Front-runners deadlocked after campaign week 1, but small signs favour Liberals

OTTAWA — The opening week of the federal campaign did little to change the dynamic of the race to the Oct. 21 election, a new poll suggests.

Respondents to the Leger poll, conducted Sept. 13-17 for The Canadian Press, put the Liberals and Conservatives in a virtual tie. Support for the governing party was unchanged at 34 per cent while the Tories were down two points to 33 per cent.

The NDP and Greens continued in a dead heat for a distant third place, with 12 and 11 per cent respectively, unchanged from a Leger poll conducted just prior to last Wednesday's official launch of the campaign.

Maxime Bernier's fledgling People's Party, meanwhile, was up one point to four per cent.

While the national numbers showed no statistically significant change, the poll detected a number of slight shifts in opinion, cumulatively suggesting a bit of an uptick in Liberal fortunes at the expense of the Conservatives over the course of the opening week.

On the question of who would make the best prime minister, Liberal Leader Justin Trudeau was up two points to 27 per cent, Conservative Leader Andrew Scheer was down one point to 22 per cent.

The Greens' Elizabeth May was named best PM by eight per cent of respondents, the NDP's Jagmeet Singh by seven per cent and Bernier by just three per cent.

The appetite for change was slightly diminished, with 54 per cent saying they want a change in government, down three points from the last Leger poll. Thirty per cent said they want to continue with the current Liberal government, up two points.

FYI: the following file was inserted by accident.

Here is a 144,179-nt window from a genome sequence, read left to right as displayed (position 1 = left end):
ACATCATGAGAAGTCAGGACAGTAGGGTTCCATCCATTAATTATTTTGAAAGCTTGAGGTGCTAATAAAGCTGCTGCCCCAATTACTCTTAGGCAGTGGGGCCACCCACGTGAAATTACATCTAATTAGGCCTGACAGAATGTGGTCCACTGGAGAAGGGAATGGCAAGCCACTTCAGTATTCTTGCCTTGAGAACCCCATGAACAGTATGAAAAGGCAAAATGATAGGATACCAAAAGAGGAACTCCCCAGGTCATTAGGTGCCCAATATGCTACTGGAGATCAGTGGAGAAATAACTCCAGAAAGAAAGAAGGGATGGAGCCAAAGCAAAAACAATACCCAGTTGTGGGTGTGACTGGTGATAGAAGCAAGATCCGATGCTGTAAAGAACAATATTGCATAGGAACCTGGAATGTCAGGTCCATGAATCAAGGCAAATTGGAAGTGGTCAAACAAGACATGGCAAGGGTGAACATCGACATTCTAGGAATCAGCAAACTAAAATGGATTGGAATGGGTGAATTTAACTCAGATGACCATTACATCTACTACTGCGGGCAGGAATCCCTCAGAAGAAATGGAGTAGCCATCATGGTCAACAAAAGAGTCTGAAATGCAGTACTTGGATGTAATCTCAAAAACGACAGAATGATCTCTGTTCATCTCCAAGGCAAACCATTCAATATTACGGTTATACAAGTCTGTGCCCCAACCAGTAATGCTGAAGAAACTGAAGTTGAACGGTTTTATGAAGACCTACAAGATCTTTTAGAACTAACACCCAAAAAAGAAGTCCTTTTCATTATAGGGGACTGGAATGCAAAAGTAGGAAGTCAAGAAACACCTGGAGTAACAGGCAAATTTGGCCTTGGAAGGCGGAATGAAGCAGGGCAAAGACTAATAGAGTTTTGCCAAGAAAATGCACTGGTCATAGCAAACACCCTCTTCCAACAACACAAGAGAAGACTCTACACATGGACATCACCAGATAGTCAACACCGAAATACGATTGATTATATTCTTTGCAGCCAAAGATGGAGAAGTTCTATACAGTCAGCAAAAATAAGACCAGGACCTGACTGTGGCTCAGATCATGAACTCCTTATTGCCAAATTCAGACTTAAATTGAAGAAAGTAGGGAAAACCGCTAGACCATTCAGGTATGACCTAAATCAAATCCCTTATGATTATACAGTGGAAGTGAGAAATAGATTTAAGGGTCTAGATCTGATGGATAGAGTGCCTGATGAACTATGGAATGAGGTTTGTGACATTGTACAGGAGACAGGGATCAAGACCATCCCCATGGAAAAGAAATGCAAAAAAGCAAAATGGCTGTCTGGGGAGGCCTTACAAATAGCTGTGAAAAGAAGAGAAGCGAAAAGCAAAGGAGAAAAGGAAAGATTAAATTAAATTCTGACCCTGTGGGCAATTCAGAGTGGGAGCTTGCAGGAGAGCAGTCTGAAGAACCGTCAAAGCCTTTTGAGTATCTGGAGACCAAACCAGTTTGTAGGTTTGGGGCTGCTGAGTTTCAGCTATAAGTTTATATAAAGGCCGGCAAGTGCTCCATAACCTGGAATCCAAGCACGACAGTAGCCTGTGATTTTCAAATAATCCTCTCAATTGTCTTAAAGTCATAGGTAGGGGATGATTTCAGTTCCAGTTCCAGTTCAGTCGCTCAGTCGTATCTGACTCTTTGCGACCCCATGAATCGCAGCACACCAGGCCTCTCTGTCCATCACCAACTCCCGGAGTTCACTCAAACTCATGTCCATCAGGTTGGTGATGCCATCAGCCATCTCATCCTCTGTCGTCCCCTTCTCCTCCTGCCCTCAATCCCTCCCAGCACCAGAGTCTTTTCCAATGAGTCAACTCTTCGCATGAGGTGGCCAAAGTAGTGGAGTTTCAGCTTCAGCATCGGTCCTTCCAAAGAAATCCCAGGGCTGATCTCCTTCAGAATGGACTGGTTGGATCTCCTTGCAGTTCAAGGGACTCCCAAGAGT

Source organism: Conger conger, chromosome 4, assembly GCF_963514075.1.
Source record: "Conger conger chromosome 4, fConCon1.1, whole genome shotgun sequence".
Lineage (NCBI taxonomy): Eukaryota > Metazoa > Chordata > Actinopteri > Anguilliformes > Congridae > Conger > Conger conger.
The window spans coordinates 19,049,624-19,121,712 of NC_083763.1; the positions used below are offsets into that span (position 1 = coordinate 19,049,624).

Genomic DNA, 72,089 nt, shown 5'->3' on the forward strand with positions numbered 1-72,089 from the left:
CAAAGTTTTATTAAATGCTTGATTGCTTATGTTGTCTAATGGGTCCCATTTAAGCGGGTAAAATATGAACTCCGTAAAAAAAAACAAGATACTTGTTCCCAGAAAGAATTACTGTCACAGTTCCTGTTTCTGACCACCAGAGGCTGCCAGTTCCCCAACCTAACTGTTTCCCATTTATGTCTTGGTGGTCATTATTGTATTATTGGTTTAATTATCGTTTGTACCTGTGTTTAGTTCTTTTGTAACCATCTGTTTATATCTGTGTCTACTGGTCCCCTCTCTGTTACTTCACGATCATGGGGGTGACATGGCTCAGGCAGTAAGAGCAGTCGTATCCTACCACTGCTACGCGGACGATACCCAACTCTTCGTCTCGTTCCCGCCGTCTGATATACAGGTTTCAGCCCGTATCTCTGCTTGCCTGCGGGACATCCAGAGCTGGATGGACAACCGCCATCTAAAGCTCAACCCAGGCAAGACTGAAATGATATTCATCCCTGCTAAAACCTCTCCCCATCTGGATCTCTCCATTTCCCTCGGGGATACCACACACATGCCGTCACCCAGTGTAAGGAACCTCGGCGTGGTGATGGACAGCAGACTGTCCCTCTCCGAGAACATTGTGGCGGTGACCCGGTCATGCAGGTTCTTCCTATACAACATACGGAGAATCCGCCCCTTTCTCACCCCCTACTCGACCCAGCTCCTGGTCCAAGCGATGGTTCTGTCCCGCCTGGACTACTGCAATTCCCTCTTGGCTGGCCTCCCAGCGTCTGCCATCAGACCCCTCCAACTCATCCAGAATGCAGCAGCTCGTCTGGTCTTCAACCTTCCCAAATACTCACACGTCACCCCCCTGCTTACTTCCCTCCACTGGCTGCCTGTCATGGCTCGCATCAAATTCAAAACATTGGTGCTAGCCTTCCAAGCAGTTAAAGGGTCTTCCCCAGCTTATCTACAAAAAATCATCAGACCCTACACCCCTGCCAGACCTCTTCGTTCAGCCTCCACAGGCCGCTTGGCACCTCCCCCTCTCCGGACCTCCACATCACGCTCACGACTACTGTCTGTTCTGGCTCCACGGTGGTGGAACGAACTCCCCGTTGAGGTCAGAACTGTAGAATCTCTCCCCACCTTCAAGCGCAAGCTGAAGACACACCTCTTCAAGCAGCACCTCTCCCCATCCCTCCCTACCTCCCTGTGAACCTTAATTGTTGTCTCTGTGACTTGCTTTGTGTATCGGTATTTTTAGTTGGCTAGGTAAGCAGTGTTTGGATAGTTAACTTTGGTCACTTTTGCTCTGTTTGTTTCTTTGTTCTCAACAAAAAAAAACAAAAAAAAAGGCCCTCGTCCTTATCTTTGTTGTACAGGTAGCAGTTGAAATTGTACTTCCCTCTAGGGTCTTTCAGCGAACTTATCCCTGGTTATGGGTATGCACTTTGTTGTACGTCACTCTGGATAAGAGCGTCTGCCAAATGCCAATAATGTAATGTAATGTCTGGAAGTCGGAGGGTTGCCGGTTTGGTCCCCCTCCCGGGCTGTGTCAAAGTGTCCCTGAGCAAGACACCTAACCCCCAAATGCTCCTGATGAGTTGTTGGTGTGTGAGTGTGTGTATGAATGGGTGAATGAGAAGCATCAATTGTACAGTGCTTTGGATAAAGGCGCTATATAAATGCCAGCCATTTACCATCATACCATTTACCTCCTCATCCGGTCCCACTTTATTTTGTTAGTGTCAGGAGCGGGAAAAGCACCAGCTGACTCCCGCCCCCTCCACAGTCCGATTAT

The poll surveyed 1,598 eligible voters selected from Leger's online panel; internet-based surveys cannot be assigned a margin of error because online polls are not considered random samples.

Overall, Leger executive vice-president Christian Bourque said the results reflect a common finding in the opening days of a campaign, when voters are in a "wait and see" mode.

"Very often the needle doesn't move early on in the campaign," he said in an interview.

Still, he said the Conservatives need to pick up momentum if they're going to stop the Liberals from winning re-election. 

"Nobody seems to be finding (momentum) which is not bad news for the Liberals, or less of a bad news item, but it is bad news for the Conservatives with that much ground to make up."

In regional results, which are somewhat less reliable because of the smaller sample size, respondents continued to give the Liberals the edge in the two provinces that account for almost 60 per cent of the 338 seats up for grabs on Oct. 21.

In Quebec, Liberal support was at 36 per cent, compared to 22 for the Bloc Quebecois, 21 for the Conservatives, 10 for the Greens, seven for the NDP and three for the People's Party.

In Ontario, Liberals enjoyed the support of 38 per cent, five points ahead of the Conservatives. The NDP were at 13 per cent, the Greens at 12 and the People's Party at four.

The poll suggests the Liberals held a commanding lead in the Atlantic provinces, with 46 per cent support, more than 20 points ahead of the second place Conservatives.

British Columbia was more of a toss up, with the Conservatives leading at 31 per cent support, followed closely by the Liberals at 29 per cent. The NDP stood at 19 per cent, the Greens at 16 and the People's Party at six.

The Conservatives continued to enjoy a commanding lead in Alberta, with 58 per cent support to the Liberals' 22, and in Manitoba/Saskatchewan, with 41 per cent to the Liberals' 28.

This report by The Canadian Press was first published Sept. 18, 2019.

 

Joan Bryden, The Canadian Press